Toady’s debut was tentatively planned for HorseNet’s annual Fall Fest, held at the Mt. Airy farm this past October. But Toady was nervous around the big crowd that day so his coming out was delayed. “He wasn’t comfortable, so we didn’t push him,” said Sithithavorn.
Comfort is something that many of HorseNet’s animals – blind or sighted – have not experienced. Like animals at other horse rescue facilities, HorseNet horses often have horrific backgrounds. In many cases, volunteers can only piece together the abuse through veterinary examinations, which reveal past injuries.
In other situations, such as the seizing of neglected horses from a farm in Garrett County last May; the conditions the horses lived in are revealed. According to a Washington Post article published May 22, 2010, the Garrett County horses were eating tree bark to survive and living in a muddy field among the remains of other dead animals. Many of the horses were underweight, infested with parasites and afraid of human contact.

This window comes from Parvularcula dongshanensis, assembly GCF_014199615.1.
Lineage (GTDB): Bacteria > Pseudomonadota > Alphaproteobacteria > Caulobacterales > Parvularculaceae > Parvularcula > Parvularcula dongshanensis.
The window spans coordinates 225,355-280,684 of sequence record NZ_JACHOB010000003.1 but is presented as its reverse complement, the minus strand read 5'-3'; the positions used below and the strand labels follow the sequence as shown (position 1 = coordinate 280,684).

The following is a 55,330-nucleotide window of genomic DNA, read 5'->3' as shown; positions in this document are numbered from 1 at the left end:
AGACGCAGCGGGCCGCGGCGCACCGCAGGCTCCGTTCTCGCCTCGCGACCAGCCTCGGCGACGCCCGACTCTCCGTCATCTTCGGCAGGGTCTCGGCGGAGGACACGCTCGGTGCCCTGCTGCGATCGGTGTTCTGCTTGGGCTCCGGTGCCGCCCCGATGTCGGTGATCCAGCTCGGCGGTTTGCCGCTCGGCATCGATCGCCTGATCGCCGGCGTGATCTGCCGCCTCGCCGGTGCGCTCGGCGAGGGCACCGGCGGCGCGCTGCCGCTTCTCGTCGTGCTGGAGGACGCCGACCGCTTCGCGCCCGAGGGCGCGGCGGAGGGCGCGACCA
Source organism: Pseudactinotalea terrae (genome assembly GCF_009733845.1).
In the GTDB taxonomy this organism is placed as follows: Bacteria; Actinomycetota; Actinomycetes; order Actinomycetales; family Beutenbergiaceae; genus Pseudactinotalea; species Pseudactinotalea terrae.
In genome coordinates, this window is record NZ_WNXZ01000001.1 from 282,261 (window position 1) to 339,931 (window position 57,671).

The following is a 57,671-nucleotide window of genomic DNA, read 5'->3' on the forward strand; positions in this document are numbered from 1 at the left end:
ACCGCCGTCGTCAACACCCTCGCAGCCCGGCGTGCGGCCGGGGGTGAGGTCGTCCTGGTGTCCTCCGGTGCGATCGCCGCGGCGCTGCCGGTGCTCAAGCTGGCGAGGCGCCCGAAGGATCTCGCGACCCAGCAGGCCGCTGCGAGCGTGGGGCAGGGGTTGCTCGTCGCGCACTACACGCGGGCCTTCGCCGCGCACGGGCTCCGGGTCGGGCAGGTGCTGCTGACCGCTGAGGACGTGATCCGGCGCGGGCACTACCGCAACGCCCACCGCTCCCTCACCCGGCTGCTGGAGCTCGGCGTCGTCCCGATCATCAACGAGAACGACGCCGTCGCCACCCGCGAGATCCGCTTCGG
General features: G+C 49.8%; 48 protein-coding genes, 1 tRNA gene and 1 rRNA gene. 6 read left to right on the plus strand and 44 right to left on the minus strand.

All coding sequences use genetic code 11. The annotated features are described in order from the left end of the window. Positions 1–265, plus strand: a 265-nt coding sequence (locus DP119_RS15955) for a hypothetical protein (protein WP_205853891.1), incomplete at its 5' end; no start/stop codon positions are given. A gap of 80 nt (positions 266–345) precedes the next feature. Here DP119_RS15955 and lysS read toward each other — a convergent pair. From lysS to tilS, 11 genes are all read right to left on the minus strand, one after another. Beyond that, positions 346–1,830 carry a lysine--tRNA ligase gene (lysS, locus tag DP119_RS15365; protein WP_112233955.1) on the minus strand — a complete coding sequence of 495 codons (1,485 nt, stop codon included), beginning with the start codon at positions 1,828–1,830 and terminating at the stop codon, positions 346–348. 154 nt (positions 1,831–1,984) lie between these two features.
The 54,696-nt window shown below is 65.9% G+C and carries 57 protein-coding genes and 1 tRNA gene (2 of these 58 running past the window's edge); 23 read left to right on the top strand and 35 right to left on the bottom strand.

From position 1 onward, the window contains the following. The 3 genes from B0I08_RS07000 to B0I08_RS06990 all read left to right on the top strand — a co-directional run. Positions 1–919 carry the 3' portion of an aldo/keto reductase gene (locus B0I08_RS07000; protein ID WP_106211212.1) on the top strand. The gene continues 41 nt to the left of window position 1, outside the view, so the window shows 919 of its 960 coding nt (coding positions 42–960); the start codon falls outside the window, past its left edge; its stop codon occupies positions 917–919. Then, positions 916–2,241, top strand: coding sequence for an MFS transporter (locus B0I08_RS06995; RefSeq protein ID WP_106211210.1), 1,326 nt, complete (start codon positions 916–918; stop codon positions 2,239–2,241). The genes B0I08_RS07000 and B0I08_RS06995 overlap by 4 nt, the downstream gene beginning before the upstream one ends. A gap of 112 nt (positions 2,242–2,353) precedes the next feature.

HorseNet eventually received horses from the Garrett County rescue. Horses at the rescue’s two farms also include animals taken from well-publicized seizures at “arabbers” stables in Baltimore over the past few years as well as racehorses that have been cast off as a result of age or injury.
All of the horses are doing much better under HorseNet’s care, said Sithithavorn.
HorseNet’s website (www.horsenethorserescue.org) details permanent injuries and trust issues experienced by many of its horses, as well as their personality traits and likes and dislikes. The horses are divided into two groups – Rideable and Non-Rideable/Companion Horses. Most of the blind horses fall in the latter category.